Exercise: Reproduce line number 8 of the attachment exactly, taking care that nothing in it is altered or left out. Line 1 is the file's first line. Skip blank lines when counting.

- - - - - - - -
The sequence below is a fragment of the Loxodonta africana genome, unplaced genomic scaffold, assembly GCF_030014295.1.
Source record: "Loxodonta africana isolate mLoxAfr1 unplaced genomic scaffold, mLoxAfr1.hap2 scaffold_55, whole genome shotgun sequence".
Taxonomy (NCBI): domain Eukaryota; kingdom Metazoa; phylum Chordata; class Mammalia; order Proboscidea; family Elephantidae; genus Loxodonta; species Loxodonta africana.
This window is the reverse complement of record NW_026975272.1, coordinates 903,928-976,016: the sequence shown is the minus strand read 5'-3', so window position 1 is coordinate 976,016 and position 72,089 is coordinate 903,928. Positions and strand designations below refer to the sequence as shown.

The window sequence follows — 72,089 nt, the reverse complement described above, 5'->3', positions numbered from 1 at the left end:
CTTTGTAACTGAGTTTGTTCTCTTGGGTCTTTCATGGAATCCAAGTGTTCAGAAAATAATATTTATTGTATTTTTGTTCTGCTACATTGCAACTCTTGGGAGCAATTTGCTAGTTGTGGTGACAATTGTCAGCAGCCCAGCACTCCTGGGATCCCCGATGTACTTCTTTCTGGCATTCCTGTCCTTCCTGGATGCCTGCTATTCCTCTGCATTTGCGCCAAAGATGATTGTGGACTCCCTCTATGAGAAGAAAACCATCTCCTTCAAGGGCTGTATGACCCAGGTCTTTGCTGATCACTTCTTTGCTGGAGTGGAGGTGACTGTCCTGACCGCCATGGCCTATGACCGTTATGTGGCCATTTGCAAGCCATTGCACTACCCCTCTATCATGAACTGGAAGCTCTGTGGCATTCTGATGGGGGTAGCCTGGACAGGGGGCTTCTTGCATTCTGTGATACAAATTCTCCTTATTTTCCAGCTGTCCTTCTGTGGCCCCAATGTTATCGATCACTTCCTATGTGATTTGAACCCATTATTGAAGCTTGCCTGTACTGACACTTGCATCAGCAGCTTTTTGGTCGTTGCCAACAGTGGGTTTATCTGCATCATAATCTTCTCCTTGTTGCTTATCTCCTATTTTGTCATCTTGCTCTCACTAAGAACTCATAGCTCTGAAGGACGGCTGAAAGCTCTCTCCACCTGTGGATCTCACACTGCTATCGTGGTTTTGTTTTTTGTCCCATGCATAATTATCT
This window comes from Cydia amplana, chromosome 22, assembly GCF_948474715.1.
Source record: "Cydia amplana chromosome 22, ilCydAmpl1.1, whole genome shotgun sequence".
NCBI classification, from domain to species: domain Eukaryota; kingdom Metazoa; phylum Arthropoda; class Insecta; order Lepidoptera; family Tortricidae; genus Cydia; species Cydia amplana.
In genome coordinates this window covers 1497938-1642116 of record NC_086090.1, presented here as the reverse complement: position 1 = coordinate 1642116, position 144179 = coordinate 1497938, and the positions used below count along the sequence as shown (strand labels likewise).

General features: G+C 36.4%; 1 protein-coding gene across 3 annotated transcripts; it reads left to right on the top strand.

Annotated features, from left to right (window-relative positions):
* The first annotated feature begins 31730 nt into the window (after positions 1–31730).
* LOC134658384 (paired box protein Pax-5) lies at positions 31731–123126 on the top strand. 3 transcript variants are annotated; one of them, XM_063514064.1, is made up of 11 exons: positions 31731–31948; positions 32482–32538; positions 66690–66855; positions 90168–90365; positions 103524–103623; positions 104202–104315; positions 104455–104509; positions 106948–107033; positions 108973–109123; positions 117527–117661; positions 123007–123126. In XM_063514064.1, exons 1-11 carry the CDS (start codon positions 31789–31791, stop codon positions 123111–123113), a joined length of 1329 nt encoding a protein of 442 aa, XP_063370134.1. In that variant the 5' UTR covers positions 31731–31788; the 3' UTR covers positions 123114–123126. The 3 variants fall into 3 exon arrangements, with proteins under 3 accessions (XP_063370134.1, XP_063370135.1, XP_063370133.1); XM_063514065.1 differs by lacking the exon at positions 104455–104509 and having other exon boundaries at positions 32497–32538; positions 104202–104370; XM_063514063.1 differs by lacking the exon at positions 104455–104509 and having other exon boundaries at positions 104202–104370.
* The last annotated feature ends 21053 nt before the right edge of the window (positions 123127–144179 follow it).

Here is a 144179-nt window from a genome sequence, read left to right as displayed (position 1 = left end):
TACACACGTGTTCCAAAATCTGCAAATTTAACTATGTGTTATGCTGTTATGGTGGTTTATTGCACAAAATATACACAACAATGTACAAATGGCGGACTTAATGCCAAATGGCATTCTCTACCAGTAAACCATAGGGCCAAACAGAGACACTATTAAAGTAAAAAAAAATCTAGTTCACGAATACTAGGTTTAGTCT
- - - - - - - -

Source record: "Cydia amplana chromosome 22, ilCydAmpl1.1, whole genome shotgun sequence".